Henderson, William James. The Art of the Singer: Practical Hints about Vocal Technics and Style. C. Scribner’s sons, 1906.


Quote of the Day

Melismatic singing was held by Christian mystics to be the highest form of religious utterance: “It is a certain sound of joy without words,” St. Augustine wrote of melismatic chanting in the fourth century, “the expression of a mind poured forth in joy.”1 It came to be called jubilated singing, after jubilus, Latin for a “call” upon God (as in Charlemagne’s Admonitio, quoted earlier; compare the root ju-, pronounced “yoo,” as in “yoo-hoo!”). This musical jubilation, in fact, was the means through which the Latin word took on its secondary (in English borrowings, primary) association with joy.

Taruskin, Richard. “Music from the Earliest Notations to the Sixteenth Century, Volume 1 of The Oxford History of Western Music.” (2005).

  1. Jacques Paul Migne, ed., Patrologiae cursus completus, Series Latina, Vol. XXXVII (Paris, 1853), p. 1953, trans. Gustave Reese in Music of the Middle Ages (New York: Norton, 1940), p. 64.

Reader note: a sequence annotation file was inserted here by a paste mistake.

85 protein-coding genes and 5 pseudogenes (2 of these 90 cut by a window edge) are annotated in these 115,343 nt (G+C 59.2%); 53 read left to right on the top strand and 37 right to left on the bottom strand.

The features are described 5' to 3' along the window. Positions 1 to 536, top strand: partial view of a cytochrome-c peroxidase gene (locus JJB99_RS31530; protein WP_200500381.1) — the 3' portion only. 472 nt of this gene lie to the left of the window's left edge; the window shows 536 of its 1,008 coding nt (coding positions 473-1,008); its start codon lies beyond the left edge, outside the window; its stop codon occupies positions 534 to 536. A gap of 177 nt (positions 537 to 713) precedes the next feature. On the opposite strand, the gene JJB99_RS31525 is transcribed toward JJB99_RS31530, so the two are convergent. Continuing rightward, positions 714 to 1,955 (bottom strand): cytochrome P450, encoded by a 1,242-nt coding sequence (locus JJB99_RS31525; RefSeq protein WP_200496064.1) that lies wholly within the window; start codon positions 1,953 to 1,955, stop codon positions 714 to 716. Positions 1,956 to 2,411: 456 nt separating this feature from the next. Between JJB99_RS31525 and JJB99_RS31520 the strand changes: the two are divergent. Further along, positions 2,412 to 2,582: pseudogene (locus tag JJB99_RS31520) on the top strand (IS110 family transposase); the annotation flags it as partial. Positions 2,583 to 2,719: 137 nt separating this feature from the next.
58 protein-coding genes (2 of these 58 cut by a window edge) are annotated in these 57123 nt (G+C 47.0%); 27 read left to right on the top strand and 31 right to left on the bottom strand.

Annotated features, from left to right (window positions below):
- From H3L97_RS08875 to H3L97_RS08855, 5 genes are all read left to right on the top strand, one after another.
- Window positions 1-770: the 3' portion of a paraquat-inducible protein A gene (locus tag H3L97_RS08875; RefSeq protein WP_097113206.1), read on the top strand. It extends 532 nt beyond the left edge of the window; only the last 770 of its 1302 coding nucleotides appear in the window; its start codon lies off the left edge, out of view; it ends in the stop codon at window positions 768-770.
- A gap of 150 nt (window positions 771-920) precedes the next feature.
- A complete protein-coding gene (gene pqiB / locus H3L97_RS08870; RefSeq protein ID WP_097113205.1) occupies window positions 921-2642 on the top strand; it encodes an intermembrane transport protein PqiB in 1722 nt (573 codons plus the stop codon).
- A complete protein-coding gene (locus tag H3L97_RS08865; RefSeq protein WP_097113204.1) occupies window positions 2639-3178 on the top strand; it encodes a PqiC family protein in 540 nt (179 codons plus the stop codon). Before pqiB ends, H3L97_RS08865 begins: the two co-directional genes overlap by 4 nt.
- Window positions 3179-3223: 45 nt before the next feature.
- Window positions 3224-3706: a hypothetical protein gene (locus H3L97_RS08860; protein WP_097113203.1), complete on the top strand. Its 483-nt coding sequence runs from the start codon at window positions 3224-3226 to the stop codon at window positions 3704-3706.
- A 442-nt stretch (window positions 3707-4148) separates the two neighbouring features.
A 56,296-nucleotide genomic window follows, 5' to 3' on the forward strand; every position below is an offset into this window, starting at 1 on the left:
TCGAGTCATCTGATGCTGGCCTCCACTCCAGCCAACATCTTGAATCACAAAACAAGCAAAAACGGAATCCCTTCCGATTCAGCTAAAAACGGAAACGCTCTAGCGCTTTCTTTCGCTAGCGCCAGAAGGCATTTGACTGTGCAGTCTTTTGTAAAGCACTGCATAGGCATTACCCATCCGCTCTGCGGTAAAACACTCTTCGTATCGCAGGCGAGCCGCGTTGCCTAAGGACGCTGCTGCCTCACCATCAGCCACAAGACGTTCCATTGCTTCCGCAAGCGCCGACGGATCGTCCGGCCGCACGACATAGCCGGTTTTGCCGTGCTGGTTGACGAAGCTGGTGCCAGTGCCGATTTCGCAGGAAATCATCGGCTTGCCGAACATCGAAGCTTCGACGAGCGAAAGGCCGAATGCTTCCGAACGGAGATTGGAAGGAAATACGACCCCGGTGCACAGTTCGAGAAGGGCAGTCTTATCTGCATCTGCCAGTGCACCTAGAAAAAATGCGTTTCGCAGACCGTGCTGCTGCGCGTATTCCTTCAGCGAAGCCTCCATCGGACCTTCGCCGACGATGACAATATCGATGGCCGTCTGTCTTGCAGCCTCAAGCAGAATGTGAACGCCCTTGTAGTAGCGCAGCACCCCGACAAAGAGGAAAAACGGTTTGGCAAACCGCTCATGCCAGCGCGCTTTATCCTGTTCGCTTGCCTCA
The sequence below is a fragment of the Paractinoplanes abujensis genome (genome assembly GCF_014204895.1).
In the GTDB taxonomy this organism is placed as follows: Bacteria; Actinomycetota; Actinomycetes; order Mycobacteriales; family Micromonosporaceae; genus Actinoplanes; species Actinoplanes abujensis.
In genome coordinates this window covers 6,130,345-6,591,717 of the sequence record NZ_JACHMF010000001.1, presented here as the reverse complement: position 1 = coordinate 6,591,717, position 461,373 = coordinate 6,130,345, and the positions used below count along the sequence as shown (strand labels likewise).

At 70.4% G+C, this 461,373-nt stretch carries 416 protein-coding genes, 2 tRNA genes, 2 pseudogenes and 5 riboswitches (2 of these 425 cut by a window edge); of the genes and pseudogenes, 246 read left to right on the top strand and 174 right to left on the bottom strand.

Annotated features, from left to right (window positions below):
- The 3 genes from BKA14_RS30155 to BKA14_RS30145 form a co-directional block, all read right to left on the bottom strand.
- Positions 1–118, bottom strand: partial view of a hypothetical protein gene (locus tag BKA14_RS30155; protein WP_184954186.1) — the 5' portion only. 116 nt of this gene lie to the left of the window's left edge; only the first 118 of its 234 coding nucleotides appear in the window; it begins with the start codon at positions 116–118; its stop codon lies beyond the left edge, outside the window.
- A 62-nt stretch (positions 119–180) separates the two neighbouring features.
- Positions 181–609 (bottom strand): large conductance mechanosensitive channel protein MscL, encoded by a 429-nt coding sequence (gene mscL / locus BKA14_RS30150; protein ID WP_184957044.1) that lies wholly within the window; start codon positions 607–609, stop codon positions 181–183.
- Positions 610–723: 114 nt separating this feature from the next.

Quote of the Day

As surely as singing – that is the Italian school of singing – is allowed to die out, its decease will react upon instrumental music. Instrumental music gets its legato and the more subtle parts of its phrasing from the singer, while the singer owes his precision and more musicianly qualities to the instrumentalist. The two branches help one another, and while the vocalist acknowledges his obligation to the instrumentalist it is rank ingratitude on the part of the instrumentalist not to be equally candid. If persisted in, this ingratitude will be suicidal.

Deacon, H. C., Article on ‘Voice,’ in Groves Dictionary of Music and Musicians, London, 1890.